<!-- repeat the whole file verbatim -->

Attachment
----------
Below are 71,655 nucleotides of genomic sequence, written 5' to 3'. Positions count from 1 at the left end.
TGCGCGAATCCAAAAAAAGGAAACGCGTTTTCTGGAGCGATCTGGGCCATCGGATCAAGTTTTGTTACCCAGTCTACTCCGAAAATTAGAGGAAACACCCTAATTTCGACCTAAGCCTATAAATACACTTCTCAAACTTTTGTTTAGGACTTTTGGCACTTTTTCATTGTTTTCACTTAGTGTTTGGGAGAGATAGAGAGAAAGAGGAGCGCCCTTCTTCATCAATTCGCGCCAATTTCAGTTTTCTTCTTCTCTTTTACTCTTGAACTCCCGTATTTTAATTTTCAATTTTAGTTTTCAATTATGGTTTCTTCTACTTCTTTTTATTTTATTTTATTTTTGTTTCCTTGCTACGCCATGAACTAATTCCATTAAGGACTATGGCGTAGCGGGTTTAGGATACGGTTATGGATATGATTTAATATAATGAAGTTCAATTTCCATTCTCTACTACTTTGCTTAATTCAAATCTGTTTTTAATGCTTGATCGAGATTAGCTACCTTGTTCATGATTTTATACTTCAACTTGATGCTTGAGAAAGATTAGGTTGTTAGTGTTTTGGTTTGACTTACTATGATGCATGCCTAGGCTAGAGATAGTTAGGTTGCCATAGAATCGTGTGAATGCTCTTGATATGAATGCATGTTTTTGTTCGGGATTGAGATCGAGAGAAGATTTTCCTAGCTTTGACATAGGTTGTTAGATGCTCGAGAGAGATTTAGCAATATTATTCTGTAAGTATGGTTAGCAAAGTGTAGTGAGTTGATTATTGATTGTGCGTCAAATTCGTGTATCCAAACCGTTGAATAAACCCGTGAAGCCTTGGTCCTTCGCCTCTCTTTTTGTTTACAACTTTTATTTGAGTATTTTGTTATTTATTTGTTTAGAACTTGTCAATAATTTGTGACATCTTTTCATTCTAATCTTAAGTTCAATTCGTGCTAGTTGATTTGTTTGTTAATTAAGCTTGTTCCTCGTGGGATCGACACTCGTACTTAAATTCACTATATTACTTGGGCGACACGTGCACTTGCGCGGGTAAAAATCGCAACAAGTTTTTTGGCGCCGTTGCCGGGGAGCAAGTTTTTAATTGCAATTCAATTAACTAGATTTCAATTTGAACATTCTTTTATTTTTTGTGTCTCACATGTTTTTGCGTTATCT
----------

Below are 71,655 nucleotides of genomic sequence, written 5' to 3'. Positions count from 1 at the left end.
TGCGCGAATCCAAAAAAAGGAAACGCGTTTTCTGGAGCGATCTGGGCCATCGGATCAAGTTTTGTTACCCAGTCTACTCCGAAAATTAGAGGAAACACCCTAATTTCGACCTAAGCCTATAAATACACTTCTCAAACTTTTGTTTAGGACTTTTGGCACTTTTTCATTGTTTTCACTTAGTGTTTGGGAGAGATAGAGAGAAAGAGGAGCGCCCTTCTTCATCAATTCGCGCCAATTTCAGTTTTCTTCTTCTCTTTTACTCTTGAACTCCCGTATTTTAATTTTCAATTTTAGTTTTCAATTATGGTTTCTTCTACTTCTTTTTATTTTATTTTATTTTTGTTTCCTTGCTACGCCATGAACTAATTCCATTAAGGACTATGGCGTAGCGGGTTTAGGATACGGTTATGGATATGATTTAATATAATGAAGTTCAATTTCCATTCTCTACTACTTTGCTTAATTCAAATCTGTTTTTAATGCTTGATCGAGATTAGCTACCTTGTTCATGATTTTATACTTCAACTTGATGCTTGAGAAAGATTAGGTTGTTAGTGTTTTGGTTTGACTTACTATGATGCATGCCTAGGCTAGAGATAGTTAGGTTGCCATAGAATCGTGTGAATGCTCTTGATATGAATGCATGTTTTTGTTCGGGATTGAGATCGAGAGAAGATTTTCCTAGCTTTGACATAGGTTGTTAGATGCTCGAGAGAGATTTAGCAATATTATTCTGTAAGTATGGTTAGCAAAGTGTAGTGAGTTGATTATTGATTGTGCGTCAAATTCGTGTATCCAAACCGTTGAATAAACCCGTGAAGCCTTGGTCCTTCGCCTCTCTTTTTGTTTACAACTTTTATTTGAGTATTTTGTTATTTATTTGTTTAGAACTTGTCAATAATTTGTGACATCTTTTCATTCTAATCTTAAGTTCAATTCGTGCTAGTTGATTTGTTTGTTAATTAAGCTTGTTCCTCGTGGGATCGACACTCGTACTTAAATTCACTATATTACTTGGGCGACACGTGCACTTGCGCGGGTAAAAATCGCAACAAGTTTTTTGGCGCCGTTGCCGGGGAGCAAGTTTTTAATTGCAATTCAATTAACTAGATTTCAATTTGAACATTCTTTTATTTTTTGTGTCTCACATGTTTTTGCGTTATCT